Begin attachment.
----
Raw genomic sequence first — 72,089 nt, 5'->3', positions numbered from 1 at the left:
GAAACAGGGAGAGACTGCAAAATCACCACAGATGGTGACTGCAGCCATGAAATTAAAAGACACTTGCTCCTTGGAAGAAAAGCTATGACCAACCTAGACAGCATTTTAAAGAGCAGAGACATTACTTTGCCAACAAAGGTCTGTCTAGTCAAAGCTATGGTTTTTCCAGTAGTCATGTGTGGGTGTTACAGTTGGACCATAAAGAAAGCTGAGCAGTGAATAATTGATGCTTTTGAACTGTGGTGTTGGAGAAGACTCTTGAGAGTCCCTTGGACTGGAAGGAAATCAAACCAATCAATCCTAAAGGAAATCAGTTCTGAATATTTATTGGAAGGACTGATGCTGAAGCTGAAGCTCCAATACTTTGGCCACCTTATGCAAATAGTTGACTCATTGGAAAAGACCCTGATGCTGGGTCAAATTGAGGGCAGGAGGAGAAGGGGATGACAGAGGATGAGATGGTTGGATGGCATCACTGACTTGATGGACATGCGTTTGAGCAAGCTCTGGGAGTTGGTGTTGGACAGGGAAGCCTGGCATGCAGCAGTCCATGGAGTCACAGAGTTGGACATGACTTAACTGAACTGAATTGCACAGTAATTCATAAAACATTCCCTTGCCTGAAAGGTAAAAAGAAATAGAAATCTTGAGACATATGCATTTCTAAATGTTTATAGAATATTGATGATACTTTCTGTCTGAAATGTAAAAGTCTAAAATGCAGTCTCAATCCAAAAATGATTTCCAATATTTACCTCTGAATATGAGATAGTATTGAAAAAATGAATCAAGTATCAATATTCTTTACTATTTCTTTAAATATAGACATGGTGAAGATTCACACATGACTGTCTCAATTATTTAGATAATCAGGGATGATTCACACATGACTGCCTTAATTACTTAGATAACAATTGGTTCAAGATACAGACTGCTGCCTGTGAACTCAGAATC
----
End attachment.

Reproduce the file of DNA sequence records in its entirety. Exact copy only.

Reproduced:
Raw genomic sequence first — 72,089 nt, 5'->3', positions numbered from 1 at the left:
GAAACAGGGAGAGACTGCAAAATCACCACAGATGGTGACTGCAGCCATGAAATTAAAAGACACTTGCTCCTTGGAAGAAAAGCTATGACCAACCTAGACAGCATTTTAAAGAGCAGAGACATTACTTTGCCAACAAAGGTCTGTCTAGTCAAAGCTATGGTTTTTCCAGTAGTCATGTGTGGGTGTTACAGTTGGACCATAAAGAAAGCTGAGCAGTGAATAATTGATGCTTTTGAACTGTGGTGTTGGAGAAGACTCTTGAGAGTCCCTTGGACTGGAAGGAAATCAAACCAATCAATCCTAAAGGAAATCAGTTCTGAATATTTATTGGAAGGACTGATGCTGAAGCTGAAGCTCCAATACTTTGGCCACCTTATGCAAATAGTTGACTCATTGGAAAAGACCCTGATGCTGGGTCAAATTGAGGGCAGGAGGAGAAGGGGATGACAGAGGATGAGATGGTTGGATGGCATCACTGACTTGATGGACATGCGTTTGAGCAAGCTCTGGGAGTTGGTGTTGGACAGGGAAGCCTGGCATGCAGCAGTCCATGGAGTCACAGAGTTGGACATGACTTAACTGAACTGAATTGCACAGTAATTCATAAAACATTCCCTTGCCTGAAAGGTAAAAAGAAATAGAAATCTTGAGACATATGCATTTCTAAATGTTTATAGAATATTGATGATACTTTCTGTCTGAAATGTAAAAGTCTAAAATGCAGTCTCAATCCAAAAATGATTTCCAATATTTACCTCTGAATATGAGATAGTATTGAAAAAATGAATCAAGTATCAATATTCTTTACTATTTCTTTAAATATAGACATGGTGAAGATTCACACATGACTGTCTCAATTATTTAGATAATCAGGGATGATTCACACATGACTGCCTTAATTACTTAGATAACAATTGGTTCAAGATACAGACTGCTGCCTGTGAACTCAGAATC